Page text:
Whether or not it was theatrics or racecraft, one thing is certain: Everything changed when Casey Stoner came of age. “I mean as [Valentino] got older, younger guys came in beneath him, so all said and done, that may have been the norm regardless of whether it was Valentino or anybody else,” Burgess said. “Certainly he was there from the beginning of the electronics age right through to where we are today. Other guys came on board, accepted that sort of technology quite readily. The dulling down of the general competition in terms of the level of the machines with the single make of tire and continuing messing about with the rules has probably had the desired effect for the organizers of creating what appears to be a closer show.”
Will everything be rosy in 2013 or will Rossi’s talents have declined to the point that he’s a supporting actor rather than the star? The question is somewhat moot. Yamaha’s Lin Jarvis knows his value. “If I was a team manager or a bike manufacturer I would choose him,” says Ezpeleta.
Rossi’s longevity is impressive....
Rossi’s longevity is impressive. Of the finishers of the first ever MotoGP race, which Rossi won aboard a Honda at Suzuka in 2002, only two other riders are currently active — and they’re both in World Superbike.
Yamaha’s senior management...
Yamaha’s senior management knows Rossi’s value. When Rossi left at the end of the 2010 season, after he’d won titles in ’08 and ’09 and Lorenzo had won in 2010, the Fiat sponsorship left with him.
“The group of people we have...
“The group of people we have around him gets enormous enjoyment out of it and I think he gets enormous enjoyment out of giving them the enjoyment, so to speak,” says longtime crew chief Jeremy Burgess.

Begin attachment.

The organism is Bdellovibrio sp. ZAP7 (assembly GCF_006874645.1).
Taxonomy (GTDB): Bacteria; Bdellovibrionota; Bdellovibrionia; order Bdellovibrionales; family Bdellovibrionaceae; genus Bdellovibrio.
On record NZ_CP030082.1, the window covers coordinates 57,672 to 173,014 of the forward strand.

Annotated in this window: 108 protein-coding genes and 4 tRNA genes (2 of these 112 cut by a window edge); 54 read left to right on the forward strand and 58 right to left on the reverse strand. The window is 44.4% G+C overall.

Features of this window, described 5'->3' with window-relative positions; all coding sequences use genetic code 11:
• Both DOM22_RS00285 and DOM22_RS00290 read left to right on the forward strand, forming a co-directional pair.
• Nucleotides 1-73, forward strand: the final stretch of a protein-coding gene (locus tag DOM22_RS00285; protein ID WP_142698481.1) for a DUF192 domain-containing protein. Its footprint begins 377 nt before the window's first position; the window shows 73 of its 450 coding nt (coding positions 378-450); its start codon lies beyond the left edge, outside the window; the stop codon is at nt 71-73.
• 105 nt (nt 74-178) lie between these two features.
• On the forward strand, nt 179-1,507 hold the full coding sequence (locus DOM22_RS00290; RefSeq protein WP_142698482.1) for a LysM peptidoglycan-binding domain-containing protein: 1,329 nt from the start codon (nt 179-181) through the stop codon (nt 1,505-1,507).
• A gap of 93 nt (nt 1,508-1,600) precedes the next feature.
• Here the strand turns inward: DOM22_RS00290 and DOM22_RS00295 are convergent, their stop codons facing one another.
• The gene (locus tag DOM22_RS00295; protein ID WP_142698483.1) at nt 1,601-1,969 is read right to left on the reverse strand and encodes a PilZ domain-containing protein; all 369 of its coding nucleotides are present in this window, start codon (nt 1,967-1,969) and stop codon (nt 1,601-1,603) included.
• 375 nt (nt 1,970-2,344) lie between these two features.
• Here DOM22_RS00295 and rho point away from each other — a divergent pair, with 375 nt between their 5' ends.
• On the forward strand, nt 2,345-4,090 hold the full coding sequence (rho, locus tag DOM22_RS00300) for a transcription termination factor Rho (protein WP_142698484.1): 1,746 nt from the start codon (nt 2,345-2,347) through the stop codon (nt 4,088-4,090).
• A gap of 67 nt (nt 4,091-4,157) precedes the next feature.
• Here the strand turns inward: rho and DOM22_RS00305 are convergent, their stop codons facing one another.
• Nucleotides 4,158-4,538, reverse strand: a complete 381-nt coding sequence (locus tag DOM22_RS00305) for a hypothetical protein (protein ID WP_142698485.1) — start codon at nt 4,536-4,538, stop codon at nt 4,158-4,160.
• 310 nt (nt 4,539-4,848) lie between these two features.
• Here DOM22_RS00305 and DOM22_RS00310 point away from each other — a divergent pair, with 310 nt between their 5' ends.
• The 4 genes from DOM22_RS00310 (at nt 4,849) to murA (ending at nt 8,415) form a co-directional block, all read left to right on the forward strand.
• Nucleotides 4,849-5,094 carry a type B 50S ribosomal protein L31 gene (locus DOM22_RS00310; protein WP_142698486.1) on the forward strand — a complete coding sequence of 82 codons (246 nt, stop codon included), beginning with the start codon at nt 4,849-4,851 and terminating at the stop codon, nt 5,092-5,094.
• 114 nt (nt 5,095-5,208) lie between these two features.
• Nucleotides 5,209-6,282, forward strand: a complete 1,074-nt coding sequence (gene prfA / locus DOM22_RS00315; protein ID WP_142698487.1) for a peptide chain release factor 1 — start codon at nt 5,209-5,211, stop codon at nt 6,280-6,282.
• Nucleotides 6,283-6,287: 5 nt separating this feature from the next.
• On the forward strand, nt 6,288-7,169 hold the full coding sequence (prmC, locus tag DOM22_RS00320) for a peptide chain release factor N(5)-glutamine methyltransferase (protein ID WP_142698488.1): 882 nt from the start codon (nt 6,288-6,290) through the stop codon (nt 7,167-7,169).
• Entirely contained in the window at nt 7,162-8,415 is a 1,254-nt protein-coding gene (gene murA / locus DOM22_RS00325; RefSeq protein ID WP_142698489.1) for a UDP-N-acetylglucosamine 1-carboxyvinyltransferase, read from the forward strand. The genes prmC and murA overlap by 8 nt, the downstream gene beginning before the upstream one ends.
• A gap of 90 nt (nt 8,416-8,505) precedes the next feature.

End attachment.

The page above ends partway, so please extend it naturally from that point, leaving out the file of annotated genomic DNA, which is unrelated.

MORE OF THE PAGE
What Ezpeleta and others marvel at is his enthusiasm after 16 years on the circuit. The grind of traveling — yes, it’s first class and private planes, but still — is one of the main reasons many riders quit. On top of which he has promotional activities not only for his brand but other sponsors, including Bridgestone. Then there’s the relentless glare of the media, both specialist and national, which he faces four times every weekend. Still, he remains motivated. “It’s unbelievable,” Ezpeleta says. “I understand. It’s his life and he enjoys that. He’s a very young person. And he said, ‘When I’m retired you become old.’ If you are enjoying is not any reason to say, ‘hey, I prefer to stay home’. Doing what?”
Ezpeleta’s admiration is understandable. He’s worked with a number of the great champions, Mick Doohan, Kevin Schwantz, and Wayne Rainey. “There have been many, but he’s spent more time with us than any other rider. It’s true we are very close. I think it’s, we both have a lot of respect for the other person.” The closeness of their relationship gives Rossi more influence on MotoGP than any other rider.
Rossi now has at least two more years in MotoGP. Whether he continues or not will depend on his competitiveness. Ezpeleta wouldn’t predict the future, though he did say if he does continue to race it should be at the highest level and not in World Superbike, where riders of a certain age dominate the championship. “Yes, we need to contemplate that, but this is something we can do nothing about,” Ezpeleta said of Rossi’s eventual retirement. “I hope still he will remain with us many years. For me is not a question of age, it’s a question of how he feels himself. If he still enjoys that…he will be with us minimum two years more, ‘13 and ‘14, but I hope he will continue later.” SR